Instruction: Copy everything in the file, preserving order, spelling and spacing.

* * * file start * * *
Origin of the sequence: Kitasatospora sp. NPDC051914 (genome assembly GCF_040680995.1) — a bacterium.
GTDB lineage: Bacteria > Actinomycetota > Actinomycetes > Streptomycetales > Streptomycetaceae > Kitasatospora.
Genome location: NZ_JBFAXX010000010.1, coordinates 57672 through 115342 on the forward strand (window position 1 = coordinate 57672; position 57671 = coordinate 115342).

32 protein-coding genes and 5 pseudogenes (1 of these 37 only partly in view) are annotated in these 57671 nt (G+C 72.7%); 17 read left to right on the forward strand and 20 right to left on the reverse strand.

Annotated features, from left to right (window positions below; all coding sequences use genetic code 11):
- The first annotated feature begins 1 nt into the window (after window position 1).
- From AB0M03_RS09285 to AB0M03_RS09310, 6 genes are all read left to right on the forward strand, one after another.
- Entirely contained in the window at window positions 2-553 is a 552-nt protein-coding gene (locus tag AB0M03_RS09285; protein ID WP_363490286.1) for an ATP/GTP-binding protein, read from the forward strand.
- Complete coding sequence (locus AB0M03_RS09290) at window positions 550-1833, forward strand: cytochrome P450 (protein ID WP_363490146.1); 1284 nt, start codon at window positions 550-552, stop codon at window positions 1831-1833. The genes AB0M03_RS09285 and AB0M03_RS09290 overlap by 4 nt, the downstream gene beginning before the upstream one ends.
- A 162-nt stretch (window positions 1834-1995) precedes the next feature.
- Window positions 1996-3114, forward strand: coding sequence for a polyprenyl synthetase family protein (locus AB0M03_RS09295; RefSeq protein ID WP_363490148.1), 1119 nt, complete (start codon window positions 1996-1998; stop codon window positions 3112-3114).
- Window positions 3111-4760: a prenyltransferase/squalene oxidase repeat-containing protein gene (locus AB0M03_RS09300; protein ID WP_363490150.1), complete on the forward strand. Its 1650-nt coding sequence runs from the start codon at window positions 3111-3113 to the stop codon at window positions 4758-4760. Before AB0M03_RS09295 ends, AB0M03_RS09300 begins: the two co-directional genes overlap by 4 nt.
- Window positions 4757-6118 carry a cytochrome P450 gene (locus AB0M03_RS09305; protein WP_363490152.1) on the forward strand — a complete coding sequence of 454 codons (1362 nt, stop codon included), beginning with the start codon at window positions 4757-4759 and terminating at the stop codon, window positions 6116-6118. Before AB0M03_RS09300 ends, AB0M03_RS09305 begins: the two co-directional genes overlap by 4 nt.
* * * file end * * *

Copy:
Origin of the sequence: Kitasatospora sp. NPDC051914 (genome assembly GCF_040680995.1) — a bacterium.
GTDB lineage: Bacteria > Actinomycetota > Actinomycetes > Streptomycetales > Streptomycetaceae > Kitasatospora.
Genome location: NZ_JBFAXX010000010.1, coordinates 57672 through 115342 on the forward strand (window position 1 = coordinate 57672; position 57671 = coordinate 115342).

32 protein-coding genes and 5 pseudogenes (1 of these 37 only partly in view) are annotated in these 57671 nt (G+C 72.7%); 17 read left to right on the forward strand and 20 right to left on the reverse strand.

Annotated features, from left to right (window positions below; all coding sequences use genetic code 11):
- The first annotated feature begins 1 nt into the window (after window position 1).
- From AB0M03_RS09285 to AB0M03_RS09310, 6 genes are all read left to right on the forward strand, one after another.
- Entirely contained in the window at window positions 2-553 is a 552-nt protein-coding gene (locus tag AB0M03_RS09285; protein ID WP_363490286.1) for an ATP/GTP-binding protein, read from the forward strand.
- Complete coding sequence (locus AB0M03_RS09290) at window positions 550-1833, forward strand: cytochrome P450 (protein ID WP_363490146.1); 1284 nt, start codon at window positions 550-552, stop codon at window positions 1831-1833. The genes AB0M03_RS09285 and AB0M03_RS09290 overlap by 4 nt, the downstream gene beginning before the upstream one ends.
- A 162-nt stretch (window positions 1834-1995) precedes the next feature.
- Window positions 1996-3114, forward strand: coding sequence for a polyprenyl synthetase family protein (locus AB0M03_RS09295; RefSeq protein ID WP_363490148.1), 1119 nt, complete (start codon window positions 1996-1998; stop codon window positions 3112-3114).
- Window positions 3111-4760: a prenyltransferase/squalene oxidase repeat-containing protein gene (locus AB0M03_RS09300; protein ID WP_363490150.1), complete on the forward strand. Its 1650-nt coding sequence runs from the start codon at window positions 3111-3113 to the stop codon at window positions 4758-4760. Before AB0M03_RS09295 ends, AB0M03_RS09300 begins: the two co-directional genes overlap by 4 nt.
- Window positions 4757-6118 carry a cytochrome P450 gene (locus AB0M03_RS09305; protein WP_363490152.1) on the forward strand — a complete coding sequence of 454 codons (1362 nt, stop codon included), beginning with the start codon at window positions 4757-4759 and terminating at the stop codon, window positions 6116-6118. Before AB0M03_RS09300 ends, AB0M03_RS09305 begins: the two co-directional genes overlap by 4 nt.